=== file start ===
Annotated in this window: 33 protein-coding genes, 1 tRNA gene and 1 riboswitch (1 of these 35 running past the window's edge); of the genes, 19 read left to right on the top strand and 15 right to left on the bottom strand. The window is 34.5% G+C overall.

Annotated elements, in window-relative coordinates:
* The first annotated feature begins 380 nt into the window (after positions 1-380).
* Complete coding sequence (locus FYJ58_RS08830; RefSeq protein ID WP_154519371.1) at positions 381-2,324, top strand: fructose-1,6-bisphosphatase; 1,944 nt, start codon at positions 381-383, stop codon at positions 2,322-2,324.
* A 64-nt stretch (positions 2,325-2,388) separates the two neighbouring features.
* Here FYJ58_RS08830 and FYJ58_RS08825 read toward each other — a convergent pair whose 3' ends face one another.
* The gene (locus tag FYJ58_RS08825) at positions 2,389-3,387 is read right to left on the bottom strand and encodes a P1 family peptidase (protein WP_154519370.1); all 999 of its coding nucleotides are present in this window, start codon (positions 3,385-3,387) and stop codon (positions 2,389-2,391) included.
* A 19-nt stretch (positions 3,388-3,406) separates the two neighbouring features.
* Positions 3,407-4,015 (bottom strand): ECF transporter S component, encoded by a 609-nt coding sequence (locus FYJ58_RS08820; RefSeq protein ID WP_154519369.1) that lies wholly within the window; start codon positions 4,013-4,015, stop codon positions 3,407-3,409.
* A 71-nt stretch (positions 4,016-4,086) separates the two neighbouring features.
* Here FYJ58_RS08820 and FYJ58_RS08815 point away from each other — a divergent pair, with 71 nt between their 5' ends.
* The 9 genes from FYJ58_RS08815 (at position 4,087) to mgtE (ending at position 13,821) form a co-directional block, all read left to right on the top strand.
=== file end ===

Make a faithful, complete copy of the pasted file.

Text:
Annotated in this window: 33 protein-coding genes, 1 tRNA gene and 1 riboswitch (1 of these 35 running past the window's edge); of the genes, 19 read left to right on the top strand and 15 right to left on the bottom strand. The window is 34.5% G+C overall.

Annotated elements, in window-relative coordinates:
* The first annotated feature begins 380 nt into the window (after positions 1-380).
* Complete coding sequence (locus FYJ58_RS08830; RefSeq protein ID WP_154519371.1) at positions 381-2,324, top strand: fructose-1,6-bisphosphatase; 1,944 nt, start codon at positions 381-383, stop codon at positions 2,322-2,324.
* A 64-nt stretch (positions 2,325-2,388) separates the two neighbouring features.
* Here FYJ58_RS08830 and FYJ58_RS08825 read toward each other — a convergent pair whose 3' ends face one another.
* The gene (locus tag FYJ58_RS08825) at positions 2,389-3,387 is read right to left on the bottom strand and encodes a P1 family peptidase (protein WP_154519370.1); all 999 of its coding nucleotides are present in this window, start codon (positions 3,385-3,387) and stop codon (positions 2,389-2,391) included.
* A 19-nt stretch (positions 3,388-3,406) separates the two neighbouring features.
* Positions 3,407-4,015 (bottom strand): ECF transporter S component, encoded by a 609-nt coding sequence (locus FYJ58_RS08820; RefSeq protein ID WP_154519369.1) that lies wholly within the window; start codon positions 4,013-4,015, stop codon positions 3,407-3,409.
* A 71-nt stretch (positions 4,016-4,086) separates the two neighbouring features.
* Here FYJ58_RS08820 and FYJ58_RS08815 point away from each other — a divergent pair, with 71 nt between their 5' ends.
* The 9 genes from FYJ58_RS08815 (at position 4,087) to mgtE (ending at position 13,821) form a co-directional block, all read left to right on the top strand.